Month: August 2019

Frog First

Start with the Frog!

Written by  Iris Richard

I’m someone who tends to go by inspiration, and I’ve long been bothered by my scattered approach to setting goals, so I was searching for an effective way to make it through my to-do list. It seems so easy to pick out the things I prefer doing or feel inspired to tackle first, but unfortunately, this strategy often leads to procrastination, especially since those “favorites” often aren’t the most important or priority tasks. Since the important stuff doesn’t just disappear, I find myself cramming in order to fit everything in.

Something definitely had to change, and one morning during my daily devotions, I specifically prayed that God would help me get a handle on my poor prioritizing skills.

A few days later when browsing through stalls at a flea market, a thin book caught my eye. The odd title, You Can’t Send a Duck to Eagle School, peeked out from among a pile of dusty second hand books crammed into a cardboard box. I pulled it out and cracked it open to a quote from Mark Twain: “Eat a live frog every morning, and nothing worse will happen to you the rest of the day.”

The accompanying article explained the basic idea of tackling the most daunting task first, likening those tasks to eating a frog before getting to more appealing to-dos.There were many other useful anecdotes on getting things done, but this picture stuck with me, and I realized it could be the answer to my prayer for a strategy.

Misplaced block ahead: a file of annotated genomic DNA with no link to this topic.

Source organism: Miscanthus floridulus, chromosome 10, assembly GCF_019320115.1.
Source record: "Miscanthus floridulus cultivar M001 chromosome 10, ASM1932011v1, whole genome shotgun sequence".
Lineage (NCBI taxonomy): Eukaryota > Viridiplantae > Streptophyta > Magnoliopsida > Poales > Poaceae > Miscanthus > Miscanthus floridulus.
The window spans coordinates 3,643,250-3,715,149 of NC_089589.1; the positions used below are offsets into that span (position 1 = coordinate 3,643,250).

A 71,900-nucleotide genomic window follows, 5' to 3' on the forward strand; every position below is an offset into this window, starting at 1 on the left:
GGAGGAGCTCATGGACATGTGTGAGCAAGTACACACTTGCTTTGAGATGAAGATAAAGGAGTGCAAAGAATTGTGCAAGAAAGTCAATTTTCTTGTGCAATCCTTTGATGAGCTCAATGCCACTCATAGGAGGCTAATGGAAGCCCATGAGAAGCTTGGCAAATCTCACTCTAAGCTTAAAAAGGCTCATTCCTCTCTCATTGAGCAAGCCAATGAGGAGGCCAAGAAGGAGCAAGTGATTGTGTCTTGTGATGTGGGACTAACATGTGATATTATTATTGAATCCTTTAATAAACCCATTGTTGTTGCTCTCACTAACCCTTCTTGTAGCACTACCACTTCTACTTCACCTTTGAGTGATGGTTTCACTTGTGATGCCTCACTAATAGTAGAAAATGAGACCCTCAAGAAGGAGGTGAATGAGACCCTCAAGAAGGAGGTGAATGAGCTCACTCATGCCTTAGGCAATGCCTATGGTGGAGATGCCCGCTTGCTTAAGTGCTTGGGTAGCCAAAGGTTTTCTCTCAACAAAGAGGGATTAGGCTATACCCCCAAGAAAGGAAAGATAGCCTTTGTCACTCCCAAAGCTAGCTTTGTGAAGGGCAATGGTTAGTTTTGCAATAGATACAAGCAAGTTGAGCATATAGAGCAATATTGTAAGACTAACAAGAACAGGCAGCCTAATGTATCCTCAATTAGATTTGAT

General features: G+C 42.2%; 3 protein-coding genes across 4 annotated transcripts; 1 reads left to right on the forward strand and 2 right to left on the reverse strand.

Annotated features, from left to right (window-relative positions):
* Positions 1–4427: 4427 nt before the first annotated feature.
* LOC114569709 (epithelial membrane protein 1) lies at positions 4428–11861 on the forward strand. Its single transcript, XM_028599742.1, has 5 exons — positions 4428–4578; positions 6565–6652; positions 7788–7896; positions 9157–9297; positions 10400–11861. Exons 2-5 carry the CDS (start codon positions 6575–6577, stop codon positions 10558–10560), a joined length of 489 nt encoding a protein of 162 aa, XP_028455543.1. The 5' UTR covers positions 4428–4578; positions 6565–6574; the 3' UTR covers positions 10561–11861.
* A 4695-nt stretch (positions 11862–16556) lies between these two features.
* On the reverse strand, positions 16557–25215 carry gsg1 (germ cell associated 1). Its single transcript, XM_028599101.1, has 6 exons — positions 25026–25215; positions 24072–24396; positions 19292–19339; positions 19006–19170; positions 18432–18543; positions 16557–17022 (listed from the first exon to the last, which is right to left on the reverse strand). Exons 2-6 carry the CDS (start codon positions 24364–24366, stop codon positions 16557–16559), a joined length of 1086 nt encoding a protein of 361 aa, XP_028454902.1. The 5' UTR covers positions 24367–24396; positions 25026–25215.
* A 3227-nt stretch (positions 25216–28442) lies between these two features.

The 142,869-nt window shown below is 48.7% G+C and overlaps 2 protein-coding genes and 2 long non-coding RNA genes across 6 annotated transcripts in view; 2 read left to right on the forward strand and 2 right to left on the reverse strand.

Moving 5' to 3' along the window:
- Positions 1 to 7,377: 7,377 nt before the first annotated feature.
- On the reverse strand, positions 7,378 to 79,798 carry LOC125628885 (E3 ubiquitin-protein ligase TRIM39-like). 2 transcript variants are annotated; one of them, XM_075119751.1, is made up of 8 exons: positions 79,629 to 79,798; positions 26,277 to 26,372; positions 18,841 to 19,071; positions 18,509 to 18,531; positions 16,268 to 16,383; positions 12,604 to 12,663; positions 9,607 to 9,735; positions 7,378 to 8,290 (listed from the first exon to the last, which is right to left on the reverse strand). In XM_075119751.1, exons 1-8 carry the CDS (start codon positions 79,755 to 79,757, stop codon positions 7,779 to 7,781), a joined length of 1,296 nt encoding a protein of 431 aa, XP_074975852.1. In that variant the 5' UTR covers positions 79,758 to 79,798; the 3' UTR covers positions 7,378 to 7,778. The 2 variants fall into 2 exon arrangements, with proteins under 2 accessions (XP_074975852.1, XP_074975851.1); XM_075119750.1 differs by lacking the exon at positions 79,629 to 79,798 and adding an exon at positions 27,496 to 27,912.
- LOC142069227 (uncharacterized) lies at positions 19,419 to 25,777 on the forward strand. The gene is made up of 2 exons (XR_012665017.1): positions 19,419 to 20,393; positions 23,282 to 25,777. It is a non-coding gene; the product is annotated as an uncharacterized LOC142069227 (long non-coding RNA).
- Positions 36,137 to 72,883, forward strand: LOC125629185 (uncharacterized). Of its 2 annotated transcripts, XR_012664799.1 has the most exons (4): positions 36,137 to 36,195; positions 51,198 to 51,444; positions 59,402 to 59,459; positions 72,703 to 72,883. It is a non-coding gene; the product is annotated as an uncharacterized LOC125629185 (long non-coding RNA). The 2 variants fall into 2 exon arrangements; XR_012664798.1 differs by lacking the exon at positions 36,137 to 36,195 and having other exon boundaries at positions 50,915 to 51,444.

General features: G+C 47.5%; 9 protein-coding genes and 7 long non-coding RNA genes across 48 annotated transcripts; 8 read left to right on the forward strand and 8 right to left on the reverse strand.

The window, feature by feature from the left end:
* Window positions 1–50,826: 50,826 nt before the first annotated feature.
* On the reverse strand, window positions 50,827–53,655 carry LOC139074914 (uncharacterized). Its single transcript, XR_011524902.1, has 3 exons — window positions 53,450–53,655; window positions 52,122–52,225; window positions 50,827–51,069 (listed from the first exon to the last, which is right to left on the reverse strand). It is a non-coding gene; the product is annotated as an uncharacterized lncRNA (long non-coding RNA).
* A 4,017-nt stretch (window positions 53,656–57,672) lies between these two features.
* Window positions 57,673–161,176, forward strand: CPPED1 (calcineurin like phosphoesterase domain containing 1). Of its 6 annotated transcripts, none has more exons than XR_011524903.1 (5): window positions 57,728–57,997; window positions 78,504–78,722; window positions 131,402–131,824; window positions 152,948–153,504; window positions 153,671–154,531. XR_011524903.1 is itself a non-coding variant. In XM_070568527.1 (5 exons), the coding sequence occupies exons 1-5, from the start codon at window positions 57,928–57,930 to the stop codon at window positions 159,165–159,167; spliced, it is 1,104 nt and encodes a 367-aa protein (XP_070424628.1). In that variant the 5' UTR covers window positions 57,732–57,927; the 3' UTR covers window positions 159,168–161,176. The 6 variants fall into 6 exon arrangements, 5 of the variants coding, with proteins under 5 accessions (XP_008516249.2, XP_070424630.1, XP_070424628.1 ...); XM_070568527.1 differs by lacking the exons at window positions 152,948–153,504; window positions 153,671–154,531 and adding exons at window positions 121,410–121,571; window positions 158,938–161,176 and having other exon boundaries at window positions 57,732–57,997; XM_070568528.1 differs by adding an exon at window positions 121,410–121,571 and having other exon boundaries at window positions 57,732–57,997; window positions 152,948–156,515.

Since I’ve had a severe back problem from the age of ten, daily exercise and stretching has been a must to help me function through the day, but over the years, it’s become a chore that I sometimes dread. Getting this routine off my to-dos was definitely going to be my first “frog” of the day.

Identifying this and other “frogs” felt strange in the beginning, but this simple tactic has improved my work habits and helped keep procrastination at bay. Even on days when I don’t have time to write a to-do list, I still remember to search out a “frog” or two that need my attention first.

* * *

The Principle of Priority states (a) you must know the difference between what is urgent and what is important, and (b) you must do what’s important first.—Steven Pressfield (b. 1943)

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My Life’s Heroes

By Iris Richard

   It was 1977, and Karl and I had left Germany the previous year in a camper. Our journey had already taken us through Italy, what was then Yugoslavia, Greece, Turkey, Iran, Afghanistan, and India. We hoped to make it to Nepal next, buy a mountain farm there, and settle in a peaceful life away from modern society.

   Our budget was tight, and we usually ate at small roadside cafés or bought food from local market stalls, so perhaps it was not surprising that I soon contracted viral hepatitis. By this time, we had reached a lovely bay on Goa’s coastline, but unfortunately there was no medical care nearby, and my health deteriorated quickly. Some curious locals noticed my desperate state, and took to visiting daily to feed me a diet of papaya and fresh coconut milk. Thanks to their help, I recovered and got back on my feet, 10 kilos lighter, but healthy again.

   When we finally made it to Nepal, we eagerly joined a Buddhist monastery for a trial period, but didn’t find what we were looking for. I believed there was something bigger than me, but I was confused. Which God should I to pray to? I often wondered while gazing at the multitude of stars in the Indian sky.